HARDY, AR -- This is the time of the year that a lot of people begin planning their summer getaways, but for hundreds of people along the Spring River in Hardy, it's looking like their plans are still on hold.
The gates are locked and dogs are guarding the entrance, signs that Riverbend Park is closed. But the people who own property inside the gates are still getting billed for a membership they can't even use.
Last September, Bryan Butts' RV was damaged when the Spring River burst it's banks into Riverbend Park. They thought by this summer, things would be cleaned up and they'd be able to come back, but that's not looking so promising.
"It's disappointing too, because being up there 12 years, you obviously have a lot of money invested in the place, plus the friends," says Butts.
Since the flood, several things at the park have come to light. The E.P.A. has closed the park due to violations dating back to 2001 and they say until those things are corrected, the park is going to stay closed.
"It's a very confusing situation. Nobody seems to know who's in charge. One group is sending out bills for assessments, but they are not saying what you're going to get for your money," says Butts.
Currently, about 400 members of the Riverbend Property Owner's Association are seeking legal action against the owner of the park.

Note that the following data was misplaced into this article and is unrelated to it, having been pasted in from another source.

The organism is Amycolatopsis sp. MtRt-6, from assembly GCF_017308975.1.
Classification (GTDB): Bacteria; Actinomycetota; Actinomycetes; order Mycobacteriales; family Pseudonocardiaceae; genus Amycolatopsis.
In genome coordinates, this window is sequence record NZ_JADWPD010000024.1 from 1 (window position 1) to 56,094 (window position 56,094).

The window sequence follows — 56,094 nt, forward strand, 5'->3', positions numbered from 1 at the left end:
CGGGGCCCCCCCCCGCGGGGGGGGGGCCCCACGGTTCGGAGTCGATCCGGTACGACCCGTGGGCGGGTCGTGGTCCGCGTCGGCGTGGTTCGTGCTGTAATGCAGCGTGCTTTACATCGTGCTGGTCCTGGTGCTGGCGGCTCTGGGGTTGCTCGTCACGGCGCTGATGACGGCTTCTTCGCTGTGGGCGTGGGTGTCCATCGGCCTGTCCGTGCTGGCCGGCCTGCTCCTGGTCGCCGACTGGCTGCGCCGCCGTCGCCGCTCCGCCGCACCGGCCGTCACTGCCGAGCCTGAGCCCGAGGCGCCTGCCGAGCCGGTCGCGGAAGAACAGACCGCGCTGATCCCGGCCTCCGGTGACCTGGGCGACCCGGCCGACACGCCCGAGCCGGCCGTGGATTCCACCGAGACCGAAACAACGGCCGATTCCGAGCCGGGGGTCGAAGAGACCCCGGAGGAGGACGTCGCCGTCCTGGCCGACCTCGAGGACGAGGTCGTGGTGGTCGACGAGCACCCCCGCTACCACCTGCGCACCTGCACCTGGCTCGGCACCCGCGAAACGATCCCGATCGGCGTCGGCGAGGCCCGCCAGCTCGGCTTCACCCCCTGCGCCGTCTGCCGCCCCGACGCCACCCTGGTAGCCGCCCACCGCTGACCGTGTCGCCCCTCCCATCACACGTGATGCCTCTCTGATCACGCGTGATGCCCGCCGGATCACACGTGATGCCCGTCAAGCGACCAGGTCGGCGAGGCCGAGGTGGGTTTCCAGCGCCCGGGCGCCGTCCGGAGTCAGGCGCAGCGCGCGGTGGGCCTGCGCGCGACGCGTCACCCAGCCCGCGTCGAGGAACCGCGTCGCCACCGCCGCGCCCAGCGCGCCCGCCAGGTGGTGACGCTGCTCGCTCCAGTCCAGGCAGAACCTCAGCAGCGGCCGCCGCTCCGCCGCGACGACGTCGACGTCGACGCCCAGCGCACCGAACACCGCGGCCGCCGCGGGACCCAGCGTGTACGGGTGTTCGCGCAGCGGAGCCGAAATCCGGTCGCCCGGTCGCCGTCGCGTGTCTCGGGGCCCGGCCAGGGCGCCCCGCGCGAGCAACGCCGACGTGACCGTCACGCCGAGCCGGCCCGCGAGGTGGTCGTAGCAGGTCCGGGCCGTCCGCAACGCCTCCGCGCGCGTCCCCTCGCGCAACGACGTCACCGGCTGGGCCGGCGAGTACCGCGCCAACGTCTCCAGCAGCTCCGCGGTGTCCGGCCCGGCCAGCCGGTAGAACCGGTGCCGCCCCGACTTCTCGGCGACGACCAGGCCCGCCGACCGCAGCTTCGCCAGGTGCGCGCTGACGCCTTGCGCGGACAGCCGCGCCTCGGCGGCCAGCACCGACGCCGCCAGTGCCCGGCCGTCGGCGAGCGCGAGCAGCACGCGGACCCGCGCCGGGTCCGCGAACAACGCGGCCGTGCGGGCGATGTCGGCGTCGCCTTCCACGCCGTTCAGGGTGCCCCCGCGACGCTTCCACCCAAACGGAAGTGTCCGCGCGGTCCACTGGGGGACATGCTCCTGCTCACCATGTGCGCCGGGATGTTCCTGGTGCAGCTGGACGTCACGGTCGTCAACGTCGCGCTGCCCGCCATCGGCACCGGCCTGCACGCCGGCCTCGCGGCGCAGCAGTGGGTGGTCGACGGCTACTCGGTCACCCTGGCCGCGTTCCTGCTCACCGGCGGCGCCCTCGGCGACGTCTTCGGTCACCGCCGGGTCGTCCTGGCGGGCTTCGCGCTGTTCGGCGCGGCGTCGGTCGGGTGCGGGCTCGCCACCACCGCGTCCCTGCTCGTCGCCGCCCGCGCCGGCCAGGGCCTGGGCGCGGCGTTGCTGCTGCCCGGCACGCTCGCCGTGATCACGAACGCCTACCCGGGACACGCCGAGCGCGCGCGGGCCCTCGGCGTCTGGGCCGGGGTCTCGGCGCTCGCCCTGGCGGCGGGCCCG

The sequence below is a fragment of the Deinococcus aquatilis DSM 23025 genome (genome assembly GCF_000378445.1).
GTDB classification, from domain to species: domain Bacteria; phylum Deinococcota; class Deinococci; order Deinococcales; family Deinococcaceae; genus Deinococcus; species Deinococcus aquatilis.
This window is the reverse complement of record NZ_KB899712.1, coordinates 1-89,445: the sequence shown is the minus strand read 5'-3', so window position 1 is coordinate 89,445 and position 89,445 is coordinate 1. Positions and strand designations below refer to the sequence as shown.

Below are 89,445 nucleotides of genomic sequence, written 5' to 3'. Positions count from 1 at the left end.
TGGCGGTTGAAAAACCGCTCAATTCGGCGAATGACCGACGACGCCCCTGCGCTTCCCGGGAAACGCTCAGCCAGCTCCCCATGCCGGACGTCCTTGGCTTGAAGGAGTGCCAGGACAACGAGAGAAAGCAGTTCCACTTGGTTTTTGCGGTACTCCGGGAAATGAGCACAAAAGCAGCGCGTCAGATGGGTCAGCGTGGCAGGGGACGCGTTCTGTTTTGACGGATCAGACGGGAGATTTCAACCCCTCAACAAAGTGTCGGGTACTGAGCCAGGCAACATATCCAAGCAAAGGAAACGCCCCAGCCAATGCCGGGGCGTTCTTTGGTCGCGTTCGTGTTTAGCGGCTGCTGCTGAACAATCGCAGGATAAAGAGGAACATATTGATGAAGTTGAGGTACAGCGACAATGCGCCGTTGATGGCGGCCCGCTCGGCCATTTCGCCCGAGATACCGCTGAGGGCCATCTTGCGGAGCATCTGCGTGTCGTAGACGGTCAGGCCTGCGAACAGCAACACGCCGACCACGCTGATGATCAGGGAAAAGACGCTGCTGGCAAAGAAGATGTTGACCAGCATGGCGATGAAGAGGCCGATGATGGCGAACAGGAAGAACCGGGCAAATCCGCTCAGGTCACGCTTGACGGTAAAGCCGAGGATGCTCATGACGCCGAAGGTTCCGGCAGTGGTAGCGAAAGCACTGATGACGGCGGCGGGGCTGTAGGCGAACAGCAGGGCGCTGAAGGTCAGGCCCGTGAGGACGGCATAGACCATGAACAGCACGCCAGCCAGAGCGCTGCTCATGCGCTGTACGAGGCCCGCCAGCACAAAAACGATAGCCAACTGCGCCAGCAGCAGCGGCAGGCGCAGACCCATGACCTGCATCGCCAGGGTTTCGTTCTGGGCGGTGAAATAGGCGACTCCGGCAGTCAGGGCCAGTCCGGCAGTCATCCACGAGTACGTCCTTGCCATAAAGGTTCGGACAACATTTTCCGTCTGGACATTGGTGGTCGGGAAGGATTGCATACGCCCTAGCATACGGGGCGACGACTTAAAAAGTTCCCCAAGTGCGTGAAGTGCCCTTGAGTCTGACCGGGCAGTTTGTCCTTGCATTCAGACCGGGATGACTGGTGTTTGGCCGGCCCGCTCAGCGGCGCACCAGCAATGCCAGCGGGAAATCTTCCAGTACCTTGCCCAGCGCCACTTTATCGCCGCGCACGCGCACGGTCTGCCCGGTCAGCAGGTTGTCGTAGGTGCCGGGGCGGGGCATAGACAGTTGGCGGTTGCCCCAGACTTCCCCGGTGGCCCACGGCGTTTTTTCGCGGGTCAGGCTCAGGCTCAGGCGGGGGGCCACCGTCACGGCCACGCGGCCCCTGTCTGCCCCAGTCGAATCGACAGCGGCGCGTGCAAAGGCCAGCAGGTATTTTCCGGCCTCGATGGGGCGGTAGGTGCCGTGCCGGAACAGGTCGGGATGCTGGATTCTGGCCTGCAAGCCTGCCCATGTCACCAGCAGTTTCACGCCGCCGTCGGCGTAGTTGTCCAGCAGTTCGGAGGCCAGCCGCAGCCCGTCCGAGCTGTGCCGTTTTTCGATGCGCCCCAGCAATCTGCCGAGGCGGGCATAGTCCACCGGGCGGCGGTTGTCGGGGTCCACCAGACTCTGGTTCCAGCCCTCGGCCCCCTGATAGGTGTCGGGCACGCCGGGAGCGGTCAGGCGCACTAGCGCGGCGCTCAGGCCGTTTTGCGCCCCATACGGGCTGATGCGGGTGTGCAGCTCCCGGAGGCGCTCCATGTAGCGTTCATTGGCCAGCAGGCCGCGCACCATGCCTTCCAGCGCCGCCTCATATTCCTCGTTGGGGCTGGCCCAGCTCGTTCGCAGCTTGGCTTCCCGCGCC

"There's a park association committee also that's basically recommending that you don't send any money in because it's still in the courts and battling over who's in control of it," says Butts.
But at the same time, the park manager, Clifton Johnson, is sending out letters and bills to the property owners wanting them to pay up for this year. But they can't even use their property and probably won't be able to for a while. Michelle Salard and her husband Gary share the same frustrations.
"Don't know what to believe, who to believe, or what to do and nobody wants to pay money when you don't know where your money's going to," says Michelle Salard.
It's money they say they don't mind spending, if they can enjoy what they're paying for.
"We would just like to be able to go back in and enjoy the facilities that we bought it for and just get it all resolved," says Salard.
To the property owners here, they say this feels like a never ending battle and with summer just around the corner, they worry their riverfront property will be vacant and they'll still be out the cost.